omega = t(omega)/apply(omega,2,sum)
omega
#>           [,1]      [,2]      [,3]
#> [1,] 0.0000000 0.5541031 0.4458969
#> [2,] 0.5040938 0.0000000 0.4959062
#> [3,] 0.6654703 0.3345297 0.0000000

Real-data application

We now want to briefly show the analysis of a real data set using hidden semi-Markov models. For this purpose we use the movement track of an Arctic muskox contained in the R package PHSMM. Originally these data where collected by Beumer et al. (2020) and have already been analyzed by Pohle, Adam, and Beumer (2022).

# install.packages("PHSMM")
data = PHSMM::muskox[1:1000,] # only using first 1000 observations for speed
#>             date tday        x       y       step
#> 88273 2013-10-12   15 513299.2 8264867  17.998874
#> 88274 2013-10-12   16 513283.4 8264875   8.214733
#> 88275 2013-10-12   17 513284.3 8264883   7.205098
#> 88276 2013-10-12   18 513280.4 8264877  53.378332
#> 88277 2013-10-12   19 513252.0 8264922 719.242687
#> 88278 2013-10-12   20 513386.7 8265629  10.797127

As these data have already been preprossed, we can immediately write the negative log-likelihood function. When modeling the dwell-time distribution of real processes, it is typically advisable to use a more flexible distribution than the shifted Poisson distribution, as the latter cannot account for overdispersion. Here, we will employ the shifted negative binomial distribution that yields the Poisson distribution as a special case for the dispersion parameter equal to zero. The state-dependent step lengths are modeled by gamma distributions, where we reparametrize the gamma distribution in terms of its mean and standard deviation as opposed to shape and scale for better interpretability.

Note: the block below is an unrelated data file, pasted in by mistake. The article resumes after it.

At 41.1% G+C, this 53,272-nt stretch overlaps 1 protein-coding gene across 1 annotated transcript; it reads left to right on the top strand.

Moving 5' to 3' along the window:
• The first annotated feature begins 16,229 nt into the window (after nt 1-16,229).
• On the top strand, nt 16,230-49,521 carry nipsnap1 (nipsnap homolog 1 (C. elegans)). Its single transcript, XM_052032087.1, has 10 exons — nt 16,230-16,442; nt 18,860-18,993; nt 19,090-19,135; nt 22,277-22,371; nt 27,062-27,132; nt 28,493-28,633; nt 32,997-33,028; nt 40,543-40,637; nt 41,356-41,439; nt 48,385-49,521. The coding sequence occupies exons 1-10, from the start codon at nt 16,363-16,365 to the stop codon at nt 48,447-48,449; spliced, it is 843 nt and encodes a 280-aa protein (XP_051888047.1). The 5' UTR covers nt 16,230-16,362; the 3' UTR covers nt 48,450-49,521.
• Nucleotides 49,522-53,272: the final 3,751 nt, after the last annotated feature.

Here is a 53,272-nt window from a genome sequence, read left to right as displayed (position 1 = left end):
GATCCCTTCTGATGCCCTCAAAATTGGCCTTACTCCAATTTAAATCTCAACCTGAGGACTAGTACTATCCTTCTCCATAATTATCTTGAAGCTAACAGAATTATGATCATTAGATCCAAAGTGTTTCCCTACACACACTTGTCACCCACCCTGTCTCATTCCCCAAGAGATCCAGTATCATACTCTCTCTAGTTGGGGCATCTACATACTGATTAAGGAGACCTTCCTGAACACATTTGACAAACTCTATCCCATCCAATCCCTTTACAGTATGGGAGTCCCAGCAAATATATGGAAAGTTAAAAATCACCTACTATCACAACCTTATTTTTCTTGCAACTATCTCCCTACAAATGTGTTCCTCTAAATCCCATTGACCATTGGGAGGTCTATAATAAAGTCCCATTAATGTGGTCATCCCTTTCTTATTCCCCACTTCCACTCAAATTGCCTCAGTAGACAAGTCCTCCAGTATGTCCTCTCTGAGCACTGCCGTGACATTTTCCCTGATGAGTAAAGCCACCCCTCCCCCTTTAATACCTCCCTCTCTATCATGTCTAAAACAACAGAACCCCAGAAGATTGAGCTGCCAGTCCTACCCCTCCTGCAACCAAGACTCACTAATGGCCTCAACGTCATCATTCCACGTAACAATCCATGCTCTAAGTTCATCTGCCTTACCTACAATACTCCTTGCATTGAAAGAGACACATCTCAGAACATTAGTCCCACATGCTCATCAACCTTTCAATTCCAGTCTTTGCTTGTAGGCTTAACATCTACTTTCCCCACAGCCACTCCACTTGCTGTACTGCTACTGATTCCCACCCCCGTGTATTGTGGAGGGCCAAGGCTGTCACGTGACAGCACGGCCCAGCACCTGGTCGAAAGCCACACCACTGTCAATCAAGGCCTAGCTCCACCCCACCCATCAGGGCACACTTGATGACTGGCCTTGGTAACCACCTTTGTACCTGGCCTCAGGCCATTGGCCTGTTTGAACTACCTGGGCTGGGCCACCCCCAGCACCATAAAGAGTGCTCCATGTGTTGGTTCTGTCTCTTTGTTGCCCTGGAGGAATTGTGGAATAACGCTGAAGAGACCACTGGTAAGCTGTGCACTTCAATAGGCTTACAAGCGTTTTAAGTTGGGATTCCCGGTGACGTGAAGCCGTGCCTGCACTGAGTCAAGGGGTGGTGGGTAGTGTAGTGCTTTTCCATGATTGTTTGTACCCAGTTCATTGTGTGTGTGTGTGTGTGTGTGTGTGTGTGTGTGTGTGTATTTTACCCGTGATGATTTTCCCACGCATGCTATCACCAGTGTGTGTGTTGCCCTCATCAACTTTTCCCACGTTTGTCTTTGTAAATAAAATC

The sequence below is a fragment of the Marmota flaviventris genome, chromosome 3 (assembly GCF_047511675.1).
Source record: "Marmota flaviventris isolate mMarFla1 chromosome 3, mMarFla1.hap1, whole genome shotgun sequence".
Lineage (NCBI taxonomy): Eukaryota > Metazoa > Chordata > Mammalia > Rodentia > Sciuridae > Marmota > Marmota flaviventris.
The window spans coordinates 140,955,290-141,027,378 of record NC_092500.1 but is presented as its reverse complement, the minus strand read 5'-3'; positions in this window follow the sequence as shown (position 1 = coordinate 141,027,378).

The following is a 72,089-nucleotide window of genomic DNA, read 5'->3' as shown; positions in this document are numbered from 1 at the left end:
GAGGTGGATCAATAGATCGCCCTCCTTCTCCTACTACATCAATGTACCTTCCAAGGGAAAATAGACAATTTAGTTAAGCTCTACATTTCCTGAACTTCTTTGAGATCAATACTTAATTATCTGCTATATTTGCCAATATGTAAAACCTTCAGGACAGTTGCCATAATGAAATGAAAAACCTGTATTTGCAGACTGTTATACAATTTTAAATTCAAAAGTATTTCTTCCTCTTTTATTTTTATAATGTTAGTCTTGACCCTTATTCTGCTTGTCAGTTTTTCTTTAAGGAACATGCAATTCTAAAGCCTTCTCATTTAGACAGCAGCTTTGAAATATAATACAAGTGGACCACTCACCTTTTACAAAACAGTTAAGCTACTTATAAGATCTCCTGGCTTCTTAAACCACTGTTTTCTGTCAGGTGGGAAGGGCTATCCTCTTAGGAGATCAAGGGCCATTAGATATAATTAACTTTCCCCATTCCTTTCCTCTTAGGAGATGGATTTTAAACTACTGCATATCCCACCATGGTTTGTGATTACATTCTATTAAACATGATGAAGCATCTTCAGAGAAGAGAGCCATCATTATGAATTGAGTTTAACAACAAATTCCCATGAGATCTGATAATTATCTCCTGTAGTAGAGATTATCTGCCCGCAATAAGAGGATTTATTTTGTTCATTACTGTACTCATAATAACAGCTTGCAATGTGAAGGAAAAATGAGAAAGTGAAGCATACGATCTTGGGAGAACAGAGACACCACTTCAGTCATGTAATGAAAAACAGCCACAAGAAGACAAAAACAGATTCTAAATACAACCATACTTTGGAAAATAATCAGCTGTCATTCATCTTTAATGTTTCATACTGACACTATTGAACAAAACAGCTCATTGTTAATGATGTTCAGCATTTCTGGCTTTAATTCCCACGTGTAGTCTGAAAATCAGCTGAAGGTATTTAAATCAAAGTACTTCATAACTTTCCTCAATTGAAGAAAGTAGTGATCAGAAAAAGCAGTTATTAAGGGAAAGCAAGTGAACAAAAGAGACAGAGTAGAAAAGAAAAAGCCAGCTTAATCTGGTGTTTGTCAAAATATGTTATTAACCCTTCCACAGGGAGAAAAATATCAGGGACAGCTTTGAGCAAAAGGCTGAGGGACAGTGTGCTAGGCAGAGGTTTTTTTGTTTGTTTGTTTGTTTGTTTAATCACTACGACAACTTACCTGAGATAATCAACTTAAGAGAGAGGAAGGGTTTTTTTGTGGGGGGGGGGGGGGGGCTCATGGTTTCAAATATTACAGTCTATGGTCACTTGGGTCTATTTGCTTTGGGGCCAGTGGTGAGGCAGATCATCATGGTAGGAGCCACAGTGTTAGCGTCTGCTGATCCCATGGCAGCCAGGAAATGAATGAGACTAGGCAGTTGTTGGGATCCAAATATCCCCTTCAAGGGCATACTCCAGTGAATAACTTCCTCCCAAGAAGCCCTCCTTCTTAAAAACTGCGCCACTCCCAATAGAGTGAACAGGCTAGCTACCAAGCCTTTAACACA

mllk_muskox = function(theta.star, step, N, agsizes){
# parameter transformation from working to natural
mu = exp(theta.star[1:N]) # step mean
sigma = exp(theta.star[N+1:N]) # step standard deviation
mu_dwell = exp(theta.star[2*N+1:N]) # dwell time mean
phi = exp(theta.star[3*N+1:N]) # dwell time dispersion
if(N>2){
# conditional transition probability matrix
omega = matrix(0,N,N)
omega[!diag(N)] = as.vector(t(matrix(c(rep(1,N),
exp(theta.star[4*N+1:(N*(N-2))])),N,N-1)))
omega = t(omega)/apply(omega,2,sum)
} else{ omega = matrix(c(0,1,1,0),2,2) }
dm = list() # list of dwell-time distributions
for(j in 1:N){
# R allows to parametrize by mean and size where size = 1/dispersion
dm[[j]] = dnbinom(1:agsizes[j]-1, mu=mu_dwell[j], size=1/phi[j])
}
Gamma = LaMa::tpm_hsmm(omega, dm)
delta = LaMa::stationary(Gamma)
allprobs = matrix(1, length(step), N)
ind = which(!is.na(step))
for(j in 1:N){
# we reparametrise the gamma distribution in terms of mean and sd
allprobs[ind,j] = dgamma(step[ind], shape = mu[j]^2 / sigma[j]^2,
scale = sigma[j]^2 / mu[j])